Rabbi Joel Sirkis, Bayit Chadash, Even HaEzer 24:1
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כתב בית יוסף בשולחן ערוך ובדורות הללו שרבו הפריצים יש להתרחק מלהתייחד עם הזכר עד כאן לשונו וכתב כן לפי מדינתו ודורותיו ומשמע דיש להתרחק מדינא קאמר אבל במדינתינו דלא נשמע שפרצו בעבירה זו אין צורך להתרחק אלא דמכל מקום מי שנתרחק הרי זה משובח:
The Beit Yosef wrote in the Shulchan Aruch, “In these generations, now that there are many profligates, one aught avoid being alone with a man.” He wrote this according to his country at this time, and it implies that one is legally obligated to avoid [being alone.] However, in our country, where it not known that people transgress this prohibition, there is no need to avoid [being alone]. However one who does is praiseworthy. [Translation by Rabbi Steven Greenberg]
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Suggested Discussion Questions:

1. Note: Remaining unchaperoned in a closed room with another person with whom one is prohibited to have sex is a rabbinically prohibited. This stricture could be strictly or loosely applied. Does this rule of "yichud," (prohibiting seclusion behind closed doors with another) have salience for you in the contemporary context? In what contexts might it and what contexts might it not?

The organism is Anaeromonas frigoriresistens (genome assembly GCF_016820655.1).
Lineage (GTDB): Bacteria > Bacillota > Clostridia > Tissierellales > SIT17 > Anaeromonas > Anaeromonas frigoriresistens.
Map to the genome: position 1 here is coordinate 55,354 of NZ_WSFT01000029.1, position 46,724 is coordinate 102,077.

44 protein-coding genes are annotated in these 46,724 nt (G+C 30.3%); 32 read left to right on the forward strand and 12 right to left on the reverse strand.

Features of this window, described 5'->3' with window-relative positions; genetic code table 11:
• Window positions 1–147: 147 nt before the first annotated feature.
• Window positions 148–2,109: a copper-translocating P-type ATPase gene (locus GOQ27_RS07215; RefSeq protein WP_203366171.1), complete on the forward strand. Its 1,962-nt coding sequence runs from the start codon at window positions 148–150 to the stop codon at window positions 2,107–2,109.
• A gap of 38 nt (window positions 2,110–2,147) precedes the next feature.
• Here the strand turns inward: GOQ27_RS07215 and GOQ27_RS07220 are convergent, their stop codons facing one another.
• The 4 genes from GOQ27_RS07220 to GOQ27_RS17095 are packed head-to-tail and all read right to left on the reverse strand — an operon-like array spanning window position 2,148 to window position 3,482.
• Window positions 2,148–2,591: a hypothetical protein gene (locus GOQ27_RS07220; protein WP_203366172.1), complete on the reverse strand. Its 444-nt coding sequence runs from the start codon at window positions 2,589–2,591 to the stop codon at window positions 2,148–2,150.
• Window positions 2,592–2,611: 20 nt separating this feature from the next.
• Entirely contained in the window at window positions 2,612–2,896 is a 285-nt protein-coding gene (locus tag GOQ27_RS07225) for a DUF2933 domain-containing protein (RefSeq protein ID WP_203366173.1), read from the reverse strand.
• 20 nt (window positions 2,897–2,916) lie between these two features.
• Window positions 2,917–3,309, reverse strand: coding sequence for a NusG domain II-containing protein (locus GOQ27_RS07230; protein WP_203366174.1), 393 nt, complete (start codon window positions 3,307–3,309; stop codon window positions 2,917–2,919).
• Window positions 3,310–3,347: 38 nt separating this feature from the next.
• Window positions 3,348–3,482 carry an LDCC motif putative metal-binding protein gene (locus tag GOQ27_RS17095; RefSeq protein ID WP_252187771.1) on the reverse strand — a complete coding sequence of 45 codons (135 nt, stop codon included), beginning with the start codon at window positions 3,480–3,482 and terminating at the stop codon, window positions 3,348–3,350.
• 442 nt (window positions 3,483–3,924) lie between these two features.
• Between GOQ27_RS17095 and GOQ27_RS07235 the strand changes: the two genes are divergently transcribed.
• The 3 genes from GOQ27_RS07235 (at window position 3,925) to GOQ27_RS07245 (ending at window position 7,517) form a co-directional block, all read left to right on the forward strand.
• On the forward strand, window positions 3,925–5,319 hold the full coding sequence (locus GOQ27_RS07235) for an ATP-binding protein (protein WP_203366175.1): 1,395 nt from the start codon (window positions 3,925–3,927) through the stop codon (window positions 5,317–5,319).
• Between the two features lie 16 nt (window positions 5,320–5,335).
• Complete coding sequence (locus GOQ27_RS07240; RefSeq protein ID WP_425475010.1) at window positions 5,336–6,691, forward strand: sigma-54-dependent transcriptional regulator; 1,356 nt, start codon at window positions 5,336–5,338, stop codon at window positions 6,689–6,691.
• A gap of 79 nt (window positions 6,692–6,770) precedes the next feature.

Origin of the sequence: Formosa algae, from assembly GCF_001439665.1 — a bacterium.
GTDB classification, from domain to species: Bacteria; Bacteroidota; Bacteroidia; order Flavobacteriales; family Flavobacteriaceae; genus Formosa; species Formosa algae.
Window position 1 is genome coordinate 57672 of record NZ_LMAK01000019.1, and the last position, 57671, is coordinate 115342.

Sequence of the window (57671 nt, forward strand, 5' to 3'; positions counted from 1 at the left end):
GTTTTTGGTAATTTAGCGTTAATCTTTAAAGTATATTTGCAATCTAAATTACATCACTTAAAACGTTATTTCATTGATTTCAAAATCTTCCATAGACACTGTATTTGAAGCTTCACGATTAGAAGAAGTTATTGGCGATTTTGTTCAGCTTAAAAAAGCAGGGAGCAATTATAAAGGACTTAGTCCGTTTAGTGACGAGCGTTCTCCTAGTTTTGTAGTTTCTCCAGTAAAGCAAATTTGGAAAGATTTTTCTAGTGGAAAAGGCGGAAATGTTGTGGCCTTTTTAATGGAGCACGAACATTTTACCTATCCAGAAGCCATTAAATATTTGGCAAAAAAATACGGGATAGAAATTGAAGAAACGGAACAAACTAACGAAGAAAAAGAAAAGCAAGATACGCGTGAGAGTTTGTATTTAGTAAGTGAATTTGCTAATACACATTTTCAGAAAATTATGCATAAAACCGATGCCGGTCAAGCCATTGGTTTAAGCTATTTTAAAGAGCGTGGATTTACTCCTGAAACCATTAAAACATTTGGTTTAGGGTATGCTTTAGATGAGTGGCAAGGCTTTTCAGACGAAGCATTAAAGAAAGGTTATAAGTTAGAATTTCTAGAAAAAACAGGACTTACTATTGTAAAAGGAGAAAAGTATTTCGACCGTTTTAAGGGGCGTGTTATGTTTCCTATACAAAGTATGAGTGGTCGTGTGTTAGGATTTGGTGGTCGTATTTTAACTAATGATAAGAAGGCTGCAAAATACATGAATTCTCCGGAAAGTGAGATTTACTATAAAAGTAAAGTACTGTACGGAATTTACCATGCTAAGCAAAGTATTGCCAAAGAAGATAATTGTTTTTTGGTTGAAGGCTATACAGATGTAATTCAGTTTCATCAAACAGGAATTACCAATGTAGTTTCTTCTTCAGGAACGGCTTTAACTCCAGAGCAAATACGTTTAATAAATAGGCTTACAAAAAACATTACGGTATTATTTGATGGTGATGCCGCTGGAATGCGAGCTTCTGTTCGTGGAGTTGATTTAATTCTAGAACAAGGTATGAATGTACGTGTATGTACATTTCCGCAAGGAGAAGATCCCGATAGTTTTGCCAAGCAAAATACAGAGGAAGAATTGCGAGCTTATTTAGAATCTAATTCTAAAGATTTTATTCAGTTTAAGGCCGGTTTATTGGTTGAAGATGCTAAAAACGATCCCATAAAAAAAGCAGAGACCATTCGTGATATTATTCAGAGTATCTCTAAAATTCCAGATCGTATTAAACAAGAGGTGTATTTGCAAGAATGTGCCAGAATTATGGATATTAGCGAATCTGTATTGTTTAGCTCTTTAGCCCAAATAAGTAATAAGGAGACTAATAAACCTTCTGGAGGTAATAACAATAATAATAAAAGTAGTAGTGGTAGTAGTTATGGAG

2. The standards of caution regarding sexual liaisons between men was dictated by cultural mores. In France and Germany there was little cultural tolerance of same-sex relations so the law itself was lenient. In Sephardic and Arabic contexts, both in Spain and the later in Safed, there was more cultural tolerance of same-sex relations and so the rabbis of those communities often argued for more stringent barriers to prevent violation. What does this tell us about yichud in general?

3. What should the law look like today?" Should gay people be forbidden to seclude with a person of the opposite sex?

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Time Period: Medieval (Geonim through the 16th Century)